* Egyptian farmers garner surplus but won't sell
* Government plans to import 500,000 tonnes amid dollar
* Traders awaiting results of import tender on Wednesday
By Eric Knecht and Maha El Dahan
CAIRO/ABU DHABI Oct 12 Egypt is looking to
import large quantities of rice this month as farmers refuse to
sell the government their crops despite a plentiful harvest and
an extreme shortage of dollars that should make buying from
abroad a last resort.
Egypt's 2016 rice paddy production is estimated at 5.1
million metric tonnes versus annual consumption of about 3.95
million tonnes, a United States Department of Agriculture report
this week stated.
Farmers have however refused to sell their crops to the
government, arguing that 2,400 Egyptian pound ($270.27) per
tonne state-mandated price is too low. That has forced up local
prices and made supplies at local outlets scarce in recent
Egypt's state grain buyer GASC will on Wednesday hold an
international purchase tender for at least 100,000 tonnes of
white medium-grain rice, the start of a government campaign to
purchase 500,000 tonnes of the grain.
The tender comes despite an acute dollar shortage that has
sapped the country's ability to purchase from abroad and forced
its central bank to ration dollars for essential commodities,
the result of a 2011 uprising that chased away tourists, foreign
investors and their hard currency.
Unlike wheat, sugar, and other staple commodities which the
North African country imports to meet demand that outstrips
local production, its bountiful rice crop far exceeds domestic
needs. However, the price dispute means it has to import.
"Farmers don't want to sell because in the previous years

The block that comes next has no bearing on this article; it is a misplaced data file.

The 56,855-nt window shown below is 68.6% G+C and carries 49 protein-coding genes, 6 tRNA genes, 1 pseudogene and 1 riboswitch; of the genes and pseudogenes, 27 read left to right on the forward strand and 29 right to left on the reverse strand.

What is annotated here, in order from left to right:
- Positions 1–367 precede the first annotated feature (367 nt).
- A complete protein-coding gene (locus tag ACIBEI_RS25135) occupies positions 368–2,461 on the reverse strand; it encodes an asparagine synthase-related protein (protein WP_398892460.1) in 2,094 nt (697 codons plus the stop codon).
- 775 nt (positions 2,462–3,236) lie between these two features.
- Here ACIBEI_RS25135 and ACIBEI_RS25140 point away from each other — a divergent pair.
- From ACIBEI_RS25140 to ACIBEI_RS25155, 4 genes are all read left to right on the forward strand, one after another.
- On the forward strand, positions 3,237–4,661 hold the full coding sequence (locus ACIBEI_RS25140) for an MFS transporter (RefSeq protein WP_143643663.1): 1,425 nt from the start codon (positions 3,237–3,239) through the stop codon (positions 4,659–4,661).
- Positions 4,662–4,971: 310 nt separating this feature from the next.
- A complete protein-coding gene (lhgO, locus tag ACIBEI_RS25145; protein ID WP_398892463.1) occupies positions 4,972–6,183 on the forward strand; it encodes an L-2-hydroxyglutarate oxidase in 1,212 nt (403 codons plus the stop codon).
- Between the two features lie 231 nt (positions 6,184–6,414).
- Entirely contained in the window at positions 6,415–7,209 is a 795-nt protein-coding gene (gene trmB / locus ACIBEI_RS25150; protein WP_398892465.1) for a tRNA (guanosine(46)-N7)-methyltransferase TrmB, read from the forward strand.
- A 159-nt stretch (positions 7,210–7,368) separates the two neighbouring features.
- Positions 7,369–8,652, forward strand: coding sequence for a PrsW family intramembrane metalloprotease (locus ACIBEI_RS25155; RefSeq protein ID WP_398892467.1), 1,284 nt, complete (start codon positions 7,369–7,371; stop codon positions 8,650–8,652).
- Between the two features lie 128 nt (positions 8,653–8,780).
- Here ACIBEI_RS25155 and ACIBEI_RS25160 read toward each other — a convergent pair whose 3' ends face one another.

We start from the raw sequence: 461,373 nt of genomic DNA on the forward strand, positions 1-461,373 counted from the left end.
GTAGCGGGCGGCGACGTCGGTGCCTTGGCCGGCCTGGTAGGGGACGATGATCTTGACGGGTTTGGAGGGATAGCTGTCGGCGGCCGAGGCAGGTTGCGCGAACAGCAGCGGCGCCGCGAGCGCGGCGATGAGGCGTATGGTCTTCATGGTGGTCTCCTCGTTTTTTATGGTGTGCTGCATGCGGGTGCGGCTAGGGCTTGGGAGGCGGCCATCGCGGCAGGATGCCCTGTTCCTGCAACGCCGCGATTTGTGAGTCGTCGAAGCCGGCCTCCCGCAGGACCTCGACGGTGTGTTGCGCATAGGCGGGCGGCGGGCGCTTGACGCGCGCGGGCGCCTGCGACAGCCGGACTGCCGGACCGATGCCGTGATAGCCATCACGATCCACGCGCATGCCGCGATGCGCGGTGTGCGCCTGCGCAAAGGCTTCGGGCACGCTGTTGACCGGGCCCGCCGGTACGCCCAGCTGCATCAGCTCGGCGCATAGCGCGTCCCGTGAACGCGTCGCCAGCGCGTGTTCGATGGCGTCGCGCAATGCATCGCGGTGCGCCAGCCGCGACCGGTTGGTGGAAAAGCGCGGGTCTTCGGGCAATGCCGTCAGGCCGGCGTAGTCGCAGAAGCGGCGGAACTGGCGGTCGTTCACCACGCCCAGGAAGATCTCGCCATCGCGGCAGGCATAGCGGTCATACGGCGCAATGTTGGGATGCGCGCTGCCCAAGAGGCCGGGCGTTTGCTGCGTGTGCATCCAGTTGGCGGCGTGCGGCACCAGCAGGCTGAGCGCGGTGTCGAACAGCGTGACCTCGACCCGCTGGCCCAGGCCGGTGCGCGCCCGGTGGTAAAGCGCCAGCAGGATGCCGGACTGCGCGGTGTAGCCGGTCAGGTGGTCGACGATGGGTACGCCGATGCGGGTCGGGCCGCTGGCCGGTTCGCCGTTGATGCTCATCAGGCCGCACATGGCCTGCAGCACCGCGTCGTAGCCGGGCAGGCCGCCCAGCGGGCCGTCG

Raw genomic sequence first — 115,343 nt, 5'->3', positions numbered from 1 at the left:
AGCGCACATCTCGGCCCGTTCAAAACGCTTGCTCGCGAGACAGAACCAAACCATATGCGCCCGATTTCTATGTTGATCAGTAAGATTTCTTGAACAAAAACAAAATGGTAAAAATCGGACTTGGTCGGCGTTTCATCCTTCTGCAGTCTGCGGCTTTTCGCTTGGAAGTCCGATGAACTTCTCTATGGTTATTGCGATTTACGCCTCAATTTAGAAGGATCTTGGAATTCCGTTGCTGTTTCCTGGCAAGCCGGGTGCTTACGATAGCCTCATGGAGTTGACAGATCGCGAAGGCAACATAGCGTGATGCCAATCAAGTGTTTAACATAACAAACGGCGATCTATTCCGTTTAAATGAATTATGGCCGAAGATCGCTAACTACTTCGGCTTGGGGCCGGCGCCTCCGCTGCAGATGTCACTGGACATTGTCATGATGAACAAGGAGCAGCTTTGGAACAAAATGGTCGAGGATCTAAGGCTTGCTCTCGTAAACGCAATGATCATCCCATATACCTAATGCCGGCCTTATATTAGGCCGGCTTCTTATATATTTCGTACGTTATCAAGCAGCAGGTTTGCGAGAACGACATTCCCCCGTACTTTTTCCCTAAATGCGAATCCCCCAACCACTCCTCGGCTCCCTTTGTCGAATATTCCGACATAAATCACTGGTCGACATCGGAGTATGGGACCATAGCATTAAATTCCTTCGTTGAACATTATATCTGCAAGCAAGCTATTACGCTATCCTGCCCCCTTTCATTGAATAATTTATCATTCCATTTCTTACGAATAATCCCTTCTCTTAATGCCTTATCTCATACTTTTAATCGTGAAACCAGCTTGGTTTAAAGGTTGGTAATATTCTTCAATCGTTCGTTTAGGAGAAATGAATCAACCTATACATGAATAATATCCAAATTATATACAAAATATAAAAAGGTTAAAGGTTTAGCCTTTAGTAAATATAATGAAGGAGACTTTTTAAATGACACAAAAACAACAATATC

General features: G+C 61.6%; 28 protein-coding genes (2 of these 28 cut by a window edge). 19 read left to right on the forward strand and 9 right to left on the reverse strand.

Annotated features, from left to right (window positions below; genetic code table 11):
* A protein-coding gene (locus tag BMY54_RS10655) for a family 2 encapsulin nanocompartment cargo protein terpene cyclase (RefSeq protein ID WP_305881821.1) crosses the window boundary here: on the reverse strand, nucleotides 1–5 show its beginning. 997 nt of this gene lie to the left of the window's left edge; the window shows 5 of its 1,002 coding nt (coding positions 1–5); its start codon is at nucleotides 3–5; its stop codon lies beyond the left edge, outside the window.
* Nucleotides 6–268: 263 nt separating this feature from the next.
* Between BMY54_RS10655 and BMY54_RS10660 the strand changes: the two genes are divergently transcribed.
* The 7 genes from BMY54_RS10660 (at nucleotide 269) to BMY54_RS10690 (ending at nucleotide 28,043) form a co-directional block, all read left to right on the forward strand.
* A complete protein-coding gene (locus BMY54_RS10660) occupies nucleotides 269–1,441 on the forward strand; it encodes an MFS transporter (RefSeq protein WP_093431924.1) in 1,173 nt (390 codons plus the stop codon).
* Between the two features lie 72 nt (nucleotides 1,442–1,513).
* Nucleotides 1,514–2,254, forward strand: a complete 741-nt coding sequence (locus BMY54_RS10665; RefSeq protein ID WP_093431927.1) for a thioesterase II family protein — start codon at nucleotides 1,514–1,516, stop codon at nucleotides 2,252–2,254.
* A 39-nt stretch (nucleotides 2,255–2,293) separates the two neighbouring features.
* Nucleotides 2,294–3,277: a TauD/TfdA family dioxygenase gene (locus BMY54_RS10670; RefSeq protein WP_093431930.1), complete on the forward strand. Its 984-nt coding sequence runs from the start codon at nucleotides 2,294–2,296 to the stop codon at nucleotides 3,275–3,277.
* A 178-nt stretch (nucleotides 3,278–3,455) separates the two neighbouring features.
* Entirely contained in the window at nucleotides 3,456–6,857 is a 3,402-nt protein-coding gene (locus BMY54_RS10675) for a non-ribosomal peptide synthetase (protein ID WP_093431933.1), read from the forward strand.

they saw that they sold cheaply and then prices increased and
they didn't profit," said Mostafa al-Naggari, head of the rice
committee of Egypt's agricultural export council.
"In the free market (the price of rice) is around 2,900
Egyptian pounds ($326.58) and the government is offering 2,400,
so there is a huge gap," Naggari added.
Temporary rice shortages and price spikes have become common
since the government failed to purchase stocks during its 2015
harvest, an omission that allowed speculating traders to buy up
and hoard the country's entire crop, sending prices soaring
upward until the state called for tenders.
"The farmers are keeping in mind everything that happened
last year...they sold the crop very cheap and the traders made a
lot of money. This year the farmers want to store it," said one
Wednesday's tender may be tactical, traders said, a shot
across the bow to farmers holding stocks in hopes that they will
release them to the market.
Prices fell by roughly 10 percent since the government
announced its purchase tender last week, but this could jump
back up if the tender isn't completed, the rice trader said.
"I don't think they will even buy....but the farmers are
waiting, and if the government doesn't book every time, they
will increase the price again," he said.
($1 = 8.8799 Egyptian pounds)
(Reporting by Eric Knecht and Maha El Dahan; Editing by Keith